Most executives don’t even like to broach the subject unless it involves the payout.  Some claim it is OK, because everybody does it.  Still others say it is the only way to motivate people or be profitable.  What is the subject . . .  incentives through rewards and bonuses.

Having worked with many service companies over 16+ years, I have seen many flavors of incentives.  But working with the Vanguard Method with its focus on customer has risen my awareness of the damage incentives cause.  Over and over again the same damage is done.

The incentive becomes the focus (or what John Seddon calls a defacto purpose and I call faux targets) of organizational and individual efforts.  This thinking works to reduce the value that customers seek from service organizations.  Service companies can not serve both themselves and the customer, there can only be one master.

In the US, we have seen the destruction of wealth by some in the banking industry that had the wrong focus.  The price these companies should have paid is death, but the bailout saved them.  Now many are back to the old “business as usual” with bonuses to keep the good people (good people needs a redefinition).

Break-fix companies like plumbing, HVAC, auto repair and others that I have worked with over the years believe that they could not achieved their success without such incentives.  However, visits to customers show that they are guarded about what they are being told as inconsistent advice is given, or worse, repairs or replacement is done when not needed.

Too many owners of break-fix organizations turn a blind-eye to the reality of the damage their incentives bring to customers.  Since most in any given industry prescribe to the same thinking that incentives are good, you rarely can find anyone doing anything different.  It is the norm . . . but a norm that needs to be challenged in the face of the evidence.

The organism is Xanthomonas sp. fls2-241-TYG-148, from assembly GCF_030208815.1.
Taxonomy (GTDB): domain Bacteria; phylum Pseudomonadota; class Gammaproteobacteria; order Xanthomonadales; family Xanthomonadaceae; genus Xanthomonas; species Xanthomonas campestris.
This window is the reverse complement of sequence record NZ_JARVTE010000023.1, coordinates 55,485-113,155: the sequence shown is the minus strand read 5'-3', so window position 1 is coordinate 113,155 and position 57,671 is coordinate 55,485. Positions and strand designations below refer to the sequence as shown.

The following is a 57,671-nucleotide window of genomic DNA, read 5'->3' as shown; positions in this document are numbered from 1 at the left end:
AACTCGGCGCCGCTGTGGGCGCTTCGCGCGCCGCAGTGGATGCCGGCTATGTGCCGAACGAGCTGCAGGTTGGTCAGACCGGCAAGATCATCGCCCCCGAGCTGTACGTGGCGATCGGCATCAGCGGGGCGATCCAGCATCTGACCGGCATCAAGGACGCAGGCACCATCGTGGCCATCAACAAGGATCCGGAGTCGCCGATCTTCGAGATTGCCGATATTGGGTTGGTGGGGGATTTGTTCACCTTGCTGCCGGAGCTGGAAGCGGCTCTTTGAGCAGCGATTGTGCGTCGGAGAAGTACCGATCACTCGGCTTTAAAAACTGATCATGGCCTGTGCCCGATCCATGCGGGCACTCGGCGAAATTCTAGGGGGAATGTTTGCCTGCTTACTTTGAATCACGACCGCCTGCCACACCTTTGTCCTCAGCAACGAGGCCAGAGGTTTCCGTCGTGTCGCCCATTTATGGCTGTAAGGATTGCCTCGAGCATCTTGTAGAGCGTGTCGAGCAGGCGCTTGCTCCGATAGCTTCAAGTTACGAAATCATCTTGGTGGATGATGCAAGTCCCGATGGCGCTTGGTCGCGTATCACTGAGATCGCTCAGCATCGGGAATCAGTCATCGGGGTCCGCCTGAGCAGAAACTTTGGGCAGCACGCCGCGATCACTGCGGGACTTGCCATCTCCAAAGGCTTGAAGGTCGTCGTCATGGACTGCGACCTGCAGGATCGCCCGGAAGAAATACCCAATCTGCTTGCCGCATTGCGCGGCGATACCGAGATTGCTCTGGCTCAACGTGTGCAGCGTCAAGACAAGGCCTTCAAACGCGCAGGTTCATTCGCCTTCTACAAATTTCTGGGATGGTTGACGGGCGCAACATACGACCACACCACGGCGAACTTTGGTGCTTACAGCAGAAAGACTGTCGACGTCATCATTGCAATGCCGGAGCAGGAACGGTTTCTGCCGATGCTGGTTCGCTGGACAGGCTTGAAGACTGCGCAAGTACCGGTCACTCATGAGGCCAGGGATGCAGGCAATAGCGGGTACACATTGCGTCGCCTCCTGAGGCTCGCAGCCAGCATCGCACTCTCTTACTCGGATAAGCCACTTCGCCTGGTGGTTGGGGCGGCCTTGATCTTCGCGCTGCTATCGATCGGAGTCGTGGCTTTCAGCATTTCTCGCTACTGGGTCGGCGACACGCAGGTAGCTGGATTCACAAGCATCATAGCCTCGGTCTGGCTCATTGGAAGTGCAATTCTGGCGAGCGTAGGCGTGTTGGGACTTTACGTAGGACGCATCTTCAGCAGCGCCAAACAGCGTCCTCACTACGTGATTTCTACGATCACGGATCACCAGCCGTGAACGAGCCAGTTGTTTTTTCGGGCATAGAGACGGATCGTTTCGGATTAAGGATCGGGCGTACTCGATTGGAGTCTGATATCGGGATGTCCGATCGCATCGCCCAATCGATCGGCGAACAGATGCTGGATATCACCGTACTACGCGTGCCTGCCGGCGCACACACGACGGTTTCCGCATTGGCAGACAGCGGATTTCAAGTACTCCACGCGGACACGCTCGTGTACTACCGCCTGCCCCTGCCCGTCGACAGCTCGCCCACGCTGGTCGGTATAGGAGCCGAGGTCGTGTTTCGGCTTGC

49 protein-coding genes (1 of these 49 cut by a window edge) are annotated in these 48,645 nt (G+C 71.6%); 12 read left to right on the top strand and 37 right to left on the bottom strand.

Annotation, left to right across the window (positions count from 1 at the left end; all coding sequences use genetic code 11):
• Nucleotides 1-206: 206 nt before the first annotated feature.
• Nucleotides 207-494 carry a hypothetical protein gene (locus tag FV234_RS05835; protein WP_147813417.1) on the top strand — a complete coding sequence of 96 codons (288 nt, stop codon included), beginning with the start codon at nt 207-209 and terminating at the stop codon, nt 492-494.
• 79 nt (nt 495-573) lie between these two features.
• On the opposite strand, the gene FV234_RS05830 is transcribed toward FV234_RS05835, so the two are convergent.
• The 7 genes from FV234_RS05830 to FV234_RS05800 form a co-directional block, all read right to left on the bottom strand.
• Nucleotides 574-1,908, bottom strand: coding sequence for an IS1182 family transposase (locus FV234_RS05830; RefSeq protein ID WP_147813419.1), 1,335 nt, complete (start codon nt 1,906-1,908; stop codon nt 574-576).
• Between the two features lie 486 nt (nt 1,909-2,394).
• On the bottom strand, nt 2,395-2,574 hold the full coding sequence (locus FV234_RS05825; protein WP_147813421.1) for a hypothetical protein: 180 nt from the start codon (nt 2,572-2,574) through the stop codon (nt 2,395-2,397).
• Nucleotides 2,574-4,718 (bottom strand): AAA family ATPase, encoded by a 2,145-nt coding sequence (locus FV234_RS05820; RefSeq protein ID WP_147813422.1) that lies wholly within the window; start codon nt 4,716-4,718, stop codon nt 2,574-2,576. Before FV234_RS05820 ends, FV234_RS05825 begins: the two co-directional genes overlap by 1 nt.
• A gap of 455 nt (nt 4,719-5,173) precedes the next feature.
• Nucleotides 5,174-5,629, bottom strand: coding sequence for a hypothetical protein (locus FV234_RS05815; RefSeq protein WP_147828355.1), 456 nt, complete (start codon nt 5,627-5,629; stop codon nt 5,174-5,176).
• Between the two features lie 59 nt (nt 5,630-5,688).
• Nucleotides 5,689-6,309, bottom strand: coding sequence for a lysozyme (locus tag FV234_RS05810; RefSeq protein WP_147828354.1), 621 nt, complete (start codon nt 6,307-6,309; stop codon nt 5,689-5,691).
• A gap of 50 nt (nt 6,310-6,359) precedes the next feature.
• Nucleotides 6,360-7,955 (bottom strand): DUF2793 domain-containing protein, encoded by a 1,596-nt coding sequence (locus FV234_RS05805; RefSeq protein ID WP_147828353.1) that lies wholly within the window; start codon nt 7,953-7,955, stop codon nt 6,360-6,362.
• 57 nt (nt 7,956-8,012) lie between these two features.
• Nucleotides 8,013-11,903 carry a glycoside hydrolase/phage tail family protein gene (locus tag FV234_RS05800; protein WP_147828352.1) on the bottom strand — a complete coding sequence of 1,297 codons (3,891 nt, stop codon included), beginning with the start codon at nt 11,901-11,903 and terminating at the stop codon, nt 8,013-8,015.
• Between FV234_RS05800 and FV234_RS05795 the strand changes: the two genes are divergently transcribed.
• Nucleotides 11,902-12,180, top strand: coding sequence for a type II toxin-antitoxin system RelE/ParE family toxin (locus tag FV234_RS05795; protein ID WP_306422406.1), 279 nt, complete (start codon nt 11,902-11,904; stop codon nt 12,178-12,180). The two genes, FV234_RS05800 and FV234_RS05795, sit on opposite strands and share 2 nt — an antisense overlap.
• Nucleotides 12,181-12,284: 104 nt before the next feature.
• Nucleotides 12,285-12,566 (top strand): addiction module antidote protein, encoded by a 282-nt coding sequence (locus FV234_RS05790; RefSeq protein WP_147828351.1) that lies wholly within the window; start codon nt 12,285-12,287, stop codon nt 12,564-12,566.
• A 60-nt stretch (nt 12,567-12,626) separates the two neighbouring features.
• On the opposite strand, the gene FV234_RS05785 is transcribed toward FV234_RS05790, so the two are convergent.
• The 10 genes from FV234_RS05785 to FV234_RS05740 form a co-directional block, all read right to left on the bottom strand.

In the case of the banks, the whole world is the poorer for wrong focus.  For the rest, customers pay the price as bad service leaves them with software, furnaces, repairs that are not needed.  If it wasn’t so accepted by so many, most would see it as fraud or a scam . . . many of their customers do.

The one counter-intuitive point that I have learned is that when the customer is the focus of our organizations, costs fall and revenue increases.  Think about it . . . no monitoring for cheating, no HR and accounting spreadsheets to track and happier customers.  Marketing budgets are reduced as better service replaces the hope of better service.  Innovation increases as the service organization focuses on how to provide better service.

With incentives, we call into question the integrity of the organization in the customer eyes.  It is the last of the dirty little secrets.

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Make the new decade a profitable and rewarding one, start a new path here.  Download free from “Understanding Your Organization as a System” and gain knowledge of systems thinking or contact us about how to get started at [email protected].  Reach him on Twitter at LinkedIn at

Tripp Babbitt is a columist (Quality Digest and IQPC), speaker, and consultant to private and public service industry.